Israel-Jordan: Natural Gas Agreement

By J. Millard Burr* and Rachel Ehrenfeld
Friday, September 5th, 2014 @ 12:07AM

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On September 4, 2014, Israel signed a letter of intent to sell natural gas to Jordan.

In January 25th, 2012, we published J. Millard Burr’s report  on ”Egypt: Natural Gas, Pipelines, and the Gas Exporting Countries Forum.” The report said:

“In mid-November terrorists active in the northern Sinai Peninsula blew up and thus shut down the Arab Gas Pipeline that provides Egyptian natural gas to Israel and Jordan. The saboteurs had been forced to dig a deep hole in order to reach the pipeline buried under six feet of sandy waste.  It was the seventh such attack in 2011.

“The first attack on the Arab Gas Pipeline was carried out in early February 2011.  It happened only twelve days after the initial confrontation in Cairo that pitted anti-government protestors against the security forces of aging Egyptian President Hosni Mubarak. (Kamal Al-Hilbawi, an Egyptian Muslim Brotherhood leader was quick to blame the attack on Israel.)  Because the explosion damaged the pipeline well before it reached the El Arish distribution station in northeastern Sinai, it halted supplies to both Israel and Jordan.  The attack was downplayed in Jerusalem despite the fact that Israel was then receiving 4 percent of its natural gas supplies from Egypt.

“Importantly, the distribution of Egyptian natural gas to Israel and Jordan had been a constant reminder of the benefits that derived from the Camp David peace accord of 1979, and the “sabotage” was a strong indication that the neutrality of the Sinai peninsula, and the security of the Egypt-Israel border, could no longer be taken for granted.”Rachel Ehrenfeld

Israel-Jordan: Natural Gas Agreement

By J. Millard Burr*

With the start of a new millennium Israel had taken steps to secure a dependable supply of natural gas and end the nation’s dependence on coal-fired plants. The problem seemed resolved once Egypt began to produce natural gas from offshore fields found north of Port Said. Egypt constructed a pipeline to move natural gas across the northern Sinai Peninsula to El Arish, located on the Mediterranean coast and very near the Gaza strip. Once that was completed, it was no great feat to construct an undersea pipeline to the coast of Israel north of Gaza. The result was of dual benefit: The gas provided a substantial economic return to Egypt, and it halved the Israeli cost for energy per kilowatt-hour. While the Egypt natural gas pipeline is owned and administered by GASCO, its Israel length has been operated by the East Mediterranean Gas Company (EMG), an Egyptian-Israeli company. In 2005 GASCO and EMG signed a 20-year deal which would provide Israel a continuous and dependable supply of natural gas.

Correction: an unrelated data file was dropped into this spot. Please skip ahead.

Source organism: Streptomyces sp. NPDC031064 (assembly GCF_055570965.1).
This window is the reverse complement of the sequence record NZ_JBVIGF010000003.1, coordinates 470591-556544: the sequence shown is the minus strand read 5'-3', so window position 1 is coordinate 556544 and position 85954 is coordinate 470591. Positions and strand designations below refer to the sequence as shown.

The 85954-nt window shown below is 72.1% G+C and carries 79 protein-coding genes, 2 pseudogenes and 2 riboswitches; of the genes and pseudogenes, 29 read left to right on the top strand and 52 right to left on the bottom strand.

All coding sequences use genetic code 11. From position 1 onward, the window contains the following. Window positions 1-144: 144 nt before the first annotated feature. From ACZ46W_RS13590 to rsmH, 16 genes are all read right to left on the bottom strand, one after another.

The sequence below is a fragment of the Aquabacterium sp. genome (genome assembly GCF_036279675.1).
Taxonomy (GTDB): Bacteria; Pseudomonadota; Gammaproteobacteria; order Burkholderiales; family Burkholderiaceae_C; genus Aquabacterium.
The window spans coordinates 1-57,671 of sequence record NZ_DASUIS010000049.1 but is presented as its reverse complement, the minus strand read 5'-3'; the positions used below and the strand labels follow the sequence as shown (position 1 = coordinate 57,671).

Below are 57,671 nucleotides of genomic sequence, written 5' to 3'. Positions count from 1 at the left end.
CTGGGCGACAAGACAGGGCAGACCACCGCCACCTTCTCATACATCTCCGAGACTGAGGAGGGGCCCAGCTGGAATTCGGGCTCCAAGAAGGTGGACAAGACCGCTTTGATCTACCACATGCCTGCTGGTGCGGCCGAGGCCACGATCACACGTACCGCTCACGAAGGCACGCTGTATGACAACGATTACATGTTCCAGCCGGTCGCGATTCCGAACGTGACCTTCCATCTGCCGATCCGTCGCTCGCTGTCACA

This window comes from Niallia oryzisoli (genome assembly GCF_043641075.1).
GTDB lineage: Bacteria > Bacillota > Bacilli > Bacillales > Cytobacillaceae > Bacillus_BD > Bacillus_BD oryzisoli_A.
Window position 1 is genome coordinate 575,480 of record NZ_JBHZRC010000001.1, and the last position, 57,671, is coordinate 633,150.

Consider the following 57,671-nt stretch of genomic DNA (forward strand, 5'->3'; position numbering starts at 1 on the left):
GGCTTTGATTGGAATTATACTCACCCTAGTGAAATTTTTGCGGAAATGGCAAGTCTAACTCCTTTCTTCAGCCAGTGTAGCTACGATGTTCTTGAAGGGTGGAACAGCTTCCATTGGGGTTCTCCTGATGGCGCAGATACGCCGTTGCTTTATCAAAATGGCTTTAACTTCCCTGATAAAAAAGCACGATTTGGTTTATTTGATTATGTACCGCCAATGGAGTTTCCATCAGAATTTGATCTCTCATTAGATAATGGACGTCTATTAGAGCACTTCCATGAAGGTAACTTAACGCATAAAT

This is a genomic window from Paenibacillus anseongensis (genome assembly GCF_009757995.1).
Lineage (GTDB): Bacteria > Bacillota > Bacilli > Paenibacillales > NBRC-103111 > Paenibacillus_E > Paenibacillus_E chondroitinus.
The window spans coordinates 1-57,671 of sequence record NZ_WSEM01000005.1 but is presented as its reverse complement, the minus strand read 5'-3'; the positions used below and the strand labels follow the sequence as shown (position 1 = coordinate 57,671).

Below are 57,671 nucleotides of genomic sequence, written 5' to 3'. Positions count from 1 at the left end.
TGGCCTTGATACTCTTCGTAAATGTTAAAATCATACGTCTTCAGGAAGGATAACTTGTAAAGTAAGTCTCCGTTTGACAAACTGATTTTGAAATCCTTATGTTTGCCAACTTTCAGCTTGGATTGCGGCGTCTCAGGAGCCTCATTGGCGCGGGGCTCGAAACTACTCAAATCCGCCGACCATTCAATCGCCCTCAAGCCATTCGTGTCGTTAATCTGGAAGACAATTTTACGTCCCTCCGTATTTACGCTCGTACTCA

In Egypt itself the pipeline was the subject of debate. Most of it focused on the argument that Egypt was receiving a bad deal in the price set for of natural gas sales to Israel. In October 2010 a civic organization sued top Egyptian government officials who had just signed a new pricing arrangement reached by Egypt’s East Mediterranean Gas Company and Israel Corp. According to the Israel Corp, a contract to extend the sale of gas for twenty years was signed, and it would return to Egypt an estimated $5 billion over that time.

The civic movement’s effort to bring greater transparency and a better price for the sale of Egyptian gas was soon overtaken by the revolutionary events of January 2011. Egypt and Israel did not have long to wait before pipeline protests were held in Cairo, Alexandria and Port Said. There then followed the sabotage of the Sinai pipeline by Islamist radicals.

When Mubarak was brought to trial before the Supreme State Security Court in January 2012 to review the sale of gas to Israel, his lawyers denied that gas had been sold to Israel below market price. The Supreme Administrative Court found that the export of gas to Israel was actually, “a sovereign decision, and that Mubarak’s only role was to approve the deal.” In fact, Mubarak had actually opposed aspects of the most recent gas contract, and he had met with Israel Prime Minister Ehud Olmert to work out a new agreement more favorable to Egypt. Consequently, the price for Egyptian gas actually doubled the price originally agreed on. (Al Masry Al Youm, Egypt, 21 January 2012)

With the “Arab Spring” and through October 2011 the pipeline attacks had cost Egypt losses in excess of $80 million in Egypt alone, and the loss of income from sales of gas to Israel and Jordan was even higher. And before the pipeline could be repaired for the seventh time, an eighth explosion occurred just hours before Egypt’s first free election since President Hosni Mubarak was ousted.

The Response of Jordan and Israel